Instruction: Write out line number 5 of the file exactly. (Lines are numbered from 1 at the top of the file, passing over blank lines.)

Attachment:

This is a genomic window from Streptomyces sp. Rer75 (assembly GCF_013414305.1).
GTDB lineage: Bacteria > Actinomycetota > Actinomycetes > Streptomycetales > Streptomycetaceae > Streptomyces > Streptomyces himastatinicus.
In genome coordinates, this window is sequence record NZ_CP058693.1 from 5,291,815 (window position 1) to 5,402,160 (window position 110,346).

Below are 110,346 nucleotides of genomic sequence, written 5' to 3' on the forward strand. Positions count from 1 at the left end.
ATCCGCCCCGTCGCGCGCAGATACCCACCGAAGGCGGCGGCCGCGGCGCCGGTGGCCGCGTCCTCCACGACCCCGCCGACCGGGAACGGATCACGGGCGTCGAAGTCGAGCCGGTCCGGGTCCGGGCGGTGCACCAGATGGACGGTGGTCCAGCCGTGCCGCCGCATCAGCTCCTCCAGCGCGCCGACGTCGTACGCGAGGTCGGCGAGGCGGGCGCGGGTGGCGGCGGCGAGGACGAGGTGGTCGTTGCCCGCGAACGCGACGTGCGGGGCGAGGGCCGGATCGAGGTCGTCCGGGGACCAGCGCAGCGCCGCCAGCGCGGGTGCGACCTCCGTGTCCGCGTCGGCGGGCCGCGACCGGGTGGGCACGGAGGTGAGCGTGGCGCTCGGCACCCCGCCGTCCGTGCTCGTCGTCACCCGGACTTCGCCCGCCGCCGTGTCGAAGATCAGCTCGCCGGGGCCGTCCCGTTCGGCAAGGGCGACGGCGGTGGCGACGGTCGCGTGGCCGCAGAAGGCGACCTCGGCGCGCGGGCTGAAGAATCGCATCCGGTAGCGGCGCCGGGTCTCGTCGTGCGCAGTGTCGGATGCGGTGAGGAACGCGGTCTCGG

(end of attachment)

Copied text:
ATCCGCCCCGTCGCGCGCAGATACCCACCGAAGGCGGCGGCCGCGGCGCCGGTGGCCGCGTCCTCCACGACCCCGCCGACCGGGAACGGATCACGGGCGTCGAAGTCGAGCCGGTCCGGGTCCGGGCGGTGCACCAGATGGACGGTGGTCCAGCCGTGCCGCCGCATCAGCTCCTCCAGCGCGCCGACGTCGTACGCGAGGTCGGCGAGGCGGGCGCGGGTGGCGGCGGCGAGGACGAGGTGGTCGTTGCCCGCGAACGCGACGTGCGGGGCGAGGGCCGGATCGAGGTCGTCCGGGGACCAGCGCAGCGCCGCCAGCGCGGGTGCGACCTCCGTGTCCGCGTCGGCGGGCCGCGACCGGGTGGGCACGGAGGTGAGCGTGGCGCTCGGCACCCCGCCGTCCGTGCTCGTCGTCACCCGGACTTCGCCCGCCGCCGTGTCGAAGATCAGCTCGCCGGGGCCGTCCCGTTCGGCAAGGGCGACGGCGGTGGCGACGGTCGCGTGGCCGCAGAAGGCGACCTCGGCGCGCGGGCTGAAGAATCGCATCCGGTAGCGGCGCCGGGTCTCGTCGTGCGCAGTGTCGGATGCGGTGAGGAACGCGGTCTCGG